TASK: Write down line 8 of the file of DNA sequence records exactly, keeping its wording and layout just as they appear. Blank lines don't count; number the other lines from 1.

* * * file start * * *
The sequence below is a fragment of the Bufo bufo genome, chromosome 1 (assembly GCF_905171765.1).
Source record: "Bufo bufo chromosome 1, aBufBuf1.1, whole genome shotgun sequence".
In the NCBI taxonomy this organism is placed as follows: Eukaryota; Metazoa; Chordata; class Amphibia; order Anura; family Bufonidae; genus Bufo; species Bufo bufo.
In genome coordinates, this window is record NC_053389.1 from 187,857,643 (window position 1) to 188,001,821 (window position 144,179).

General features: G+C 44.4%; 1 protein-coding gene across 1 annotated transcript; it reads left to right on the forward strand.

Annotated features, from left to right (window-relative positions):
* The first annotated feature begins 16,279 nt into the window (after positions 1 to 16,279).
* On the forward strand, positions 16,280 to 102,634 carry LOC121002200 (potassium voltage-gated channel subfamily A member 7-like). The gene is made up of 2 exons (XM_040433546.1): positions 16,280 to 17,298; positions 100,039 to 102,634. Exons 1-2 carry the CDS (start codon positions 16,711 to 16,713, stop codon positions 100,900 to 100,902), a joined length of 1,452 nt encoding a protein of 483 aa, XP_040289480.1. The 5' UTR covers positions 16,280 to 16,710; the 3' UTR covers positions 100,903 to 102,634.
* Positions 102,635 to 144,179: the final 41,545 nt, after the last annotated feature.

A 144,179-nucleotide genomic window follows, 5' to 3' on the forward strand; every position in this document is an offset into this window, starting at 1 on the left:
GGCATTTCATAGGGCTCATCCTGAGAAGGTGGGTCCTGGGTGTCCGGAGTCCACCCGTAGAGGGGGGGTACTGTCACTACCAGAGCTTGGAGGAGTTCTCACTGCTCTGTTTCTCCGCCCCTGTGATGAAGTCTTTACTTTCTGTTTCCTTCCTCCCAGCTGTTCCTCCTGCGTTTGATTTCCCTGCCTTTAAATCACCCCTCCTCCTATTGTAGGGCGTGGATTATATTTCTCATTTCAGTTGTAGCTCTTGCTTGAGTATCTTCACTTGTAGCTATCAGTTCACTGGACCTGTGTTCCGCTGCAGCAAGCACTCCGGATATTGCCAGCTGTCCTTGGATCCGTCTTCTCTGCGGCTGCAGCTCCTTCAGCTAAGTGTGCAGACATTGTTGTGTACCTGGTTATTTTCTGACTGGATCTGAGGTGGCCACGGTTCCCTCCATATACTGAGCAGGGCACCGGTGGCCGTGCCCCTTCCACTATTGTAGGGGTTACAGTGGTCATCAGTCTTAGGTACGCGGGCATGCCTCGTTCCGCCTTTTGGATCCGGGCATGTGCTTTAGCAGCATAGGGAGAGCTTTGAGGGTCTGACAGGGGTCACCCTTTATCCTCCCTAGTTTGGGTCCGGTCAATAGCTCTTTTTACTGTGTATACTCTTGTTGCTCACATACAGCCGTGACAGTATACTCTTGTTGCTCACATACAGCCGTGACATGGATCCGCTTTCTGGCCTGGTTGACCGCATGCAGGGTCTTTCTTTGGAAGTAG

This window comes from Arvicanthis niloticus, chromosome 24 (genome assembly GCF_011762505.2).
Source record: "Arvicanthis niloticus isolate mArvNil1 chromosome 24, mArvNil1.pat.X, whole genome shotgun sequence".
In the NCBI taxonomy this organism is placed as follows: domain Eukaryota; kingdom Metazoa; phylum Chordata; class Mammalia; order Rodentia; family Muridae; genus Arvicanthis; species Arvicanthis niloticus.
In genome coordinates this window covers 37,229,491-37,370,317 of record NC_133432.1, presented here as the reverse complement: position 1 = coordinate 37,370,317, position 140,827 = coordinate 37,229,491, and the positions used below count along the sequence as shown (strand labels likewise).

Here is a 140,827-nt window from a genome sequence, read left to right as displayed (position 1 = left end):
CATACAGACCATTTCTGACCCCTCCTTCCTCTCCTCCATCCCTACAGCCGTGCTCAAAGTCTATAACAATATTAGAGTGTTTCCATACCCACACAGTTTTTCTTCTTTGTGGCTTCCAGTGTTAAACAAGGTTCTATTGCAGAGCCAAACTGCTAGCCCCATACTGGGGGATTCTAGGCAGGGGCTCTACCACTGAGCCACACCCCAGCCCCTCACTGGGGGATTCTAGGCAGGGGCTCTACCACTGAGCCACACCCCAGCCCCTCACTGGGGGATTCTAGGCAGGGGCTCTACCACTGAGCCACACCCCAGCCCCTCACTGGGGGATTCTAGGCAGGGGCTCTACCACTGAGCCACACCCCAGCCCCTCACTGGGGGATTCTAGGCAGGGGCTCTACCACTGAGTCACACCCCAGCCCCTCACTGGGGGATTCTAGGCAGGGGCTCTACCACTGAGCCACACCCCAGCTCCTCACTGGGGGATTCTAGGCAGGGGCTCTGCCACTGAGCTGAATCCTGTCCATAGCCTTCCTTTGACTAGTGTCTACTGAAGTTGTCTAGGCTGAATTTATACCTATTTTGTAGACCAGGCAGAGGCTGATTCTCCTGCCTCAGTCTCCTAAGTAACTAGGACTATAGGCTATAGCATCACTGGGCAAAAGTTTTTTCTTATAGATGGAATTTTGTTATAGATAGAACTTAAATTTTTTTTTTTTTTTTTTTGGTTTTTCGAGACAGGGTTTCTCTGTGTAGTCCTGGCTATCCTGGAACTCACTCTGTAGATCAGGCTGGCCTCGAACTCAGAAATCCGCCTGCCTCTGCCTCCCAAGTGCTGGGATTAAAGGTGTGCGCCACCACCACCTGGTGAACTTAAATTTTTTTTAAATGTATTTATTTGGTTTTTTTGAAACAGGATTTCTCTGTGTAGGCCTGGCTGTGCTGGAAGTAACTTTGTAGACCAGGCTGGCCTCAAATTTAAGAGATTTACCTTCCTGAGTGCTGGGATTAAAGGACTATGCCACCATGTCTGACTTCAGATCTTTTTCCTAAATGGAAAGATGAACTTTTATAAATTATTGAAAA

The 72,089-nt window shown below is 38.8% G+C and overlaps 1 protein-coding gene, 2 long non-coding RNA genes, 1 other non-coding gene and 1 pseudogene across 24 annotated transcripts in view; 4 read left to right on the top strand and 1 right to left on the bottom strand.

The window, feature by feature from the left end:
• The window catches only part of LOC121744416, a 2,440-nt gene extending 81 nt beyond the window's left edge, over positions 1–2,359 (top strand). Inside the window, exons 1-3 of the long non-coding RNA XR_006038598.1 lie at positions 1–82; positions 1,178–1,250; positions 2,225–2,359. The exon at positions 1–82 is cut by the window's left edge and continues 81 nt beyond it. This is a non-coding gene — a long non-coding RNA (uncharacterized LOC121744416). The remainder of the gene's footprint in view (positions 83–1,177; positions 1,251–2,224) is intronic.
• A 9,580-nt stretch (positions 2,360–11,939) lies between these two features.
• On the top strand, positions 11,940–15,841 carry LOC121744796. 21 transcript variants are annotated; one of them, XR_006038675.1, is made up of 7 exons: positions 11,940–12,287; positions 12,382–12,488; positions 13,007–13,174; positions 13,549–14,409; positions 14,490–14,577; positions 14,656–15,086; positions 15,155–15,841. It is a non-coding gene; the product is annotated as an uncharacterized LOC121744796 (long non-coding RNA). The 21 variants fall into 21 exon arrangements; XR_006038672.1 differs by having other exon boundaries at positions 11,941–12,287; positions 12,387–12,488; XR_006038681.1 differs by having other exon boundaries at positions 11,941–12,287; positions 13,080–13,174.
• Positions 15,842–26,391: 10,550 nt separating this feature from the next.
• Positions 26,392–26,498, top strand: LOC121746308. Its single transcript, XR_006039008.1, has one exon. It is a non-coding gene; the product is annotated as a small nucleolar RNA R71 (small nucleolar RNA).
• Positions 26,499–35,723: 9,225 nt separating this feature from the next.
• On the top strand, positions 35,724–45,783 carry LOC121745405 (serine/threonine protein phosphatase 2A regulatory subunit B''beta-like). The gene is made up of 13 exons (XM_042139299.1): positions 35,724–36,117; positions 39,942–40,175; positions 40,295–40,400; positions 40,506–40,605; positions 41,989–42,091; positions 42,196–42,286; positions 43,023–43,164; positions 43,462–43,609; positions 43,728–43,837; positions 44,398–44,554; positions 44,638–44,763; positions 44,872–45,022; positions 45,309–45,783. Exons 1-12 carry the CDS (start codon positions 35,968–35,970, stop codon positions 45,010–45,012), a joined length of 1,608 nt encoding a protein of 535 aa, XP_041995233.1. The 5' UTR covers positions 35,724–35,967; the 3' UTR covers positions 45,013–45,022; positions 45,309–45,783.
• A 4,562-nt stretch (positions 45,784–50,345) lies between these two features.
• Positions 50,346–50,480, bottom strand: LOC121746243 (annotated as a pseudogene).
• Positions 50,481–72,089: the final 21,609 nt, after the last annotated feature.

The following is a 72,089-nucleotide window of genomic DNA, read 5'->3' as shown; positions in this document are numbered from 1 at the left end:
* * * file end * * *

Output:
* On the forward strand, positions 16,280 to 102,634 carry LOC121002200 (potassium voltage-gated channel subfamily A member 7-like). The gene is made up of 2 exons (XM_040433546.1): positions 16,280 to 17,298; positions 100,039 to 102,634. Exons 1-2 carry the CDS (start codon positions 16,711 to 16,713, stop codon positions 100,900 to 100,902), a joined length of 1,452 nt encoding a protein of 483 aa, XP_040289480.1. The 5' UTR covers positions 16,280 to 16,710; the 3' UTR covers positions 100,903 to 102,634.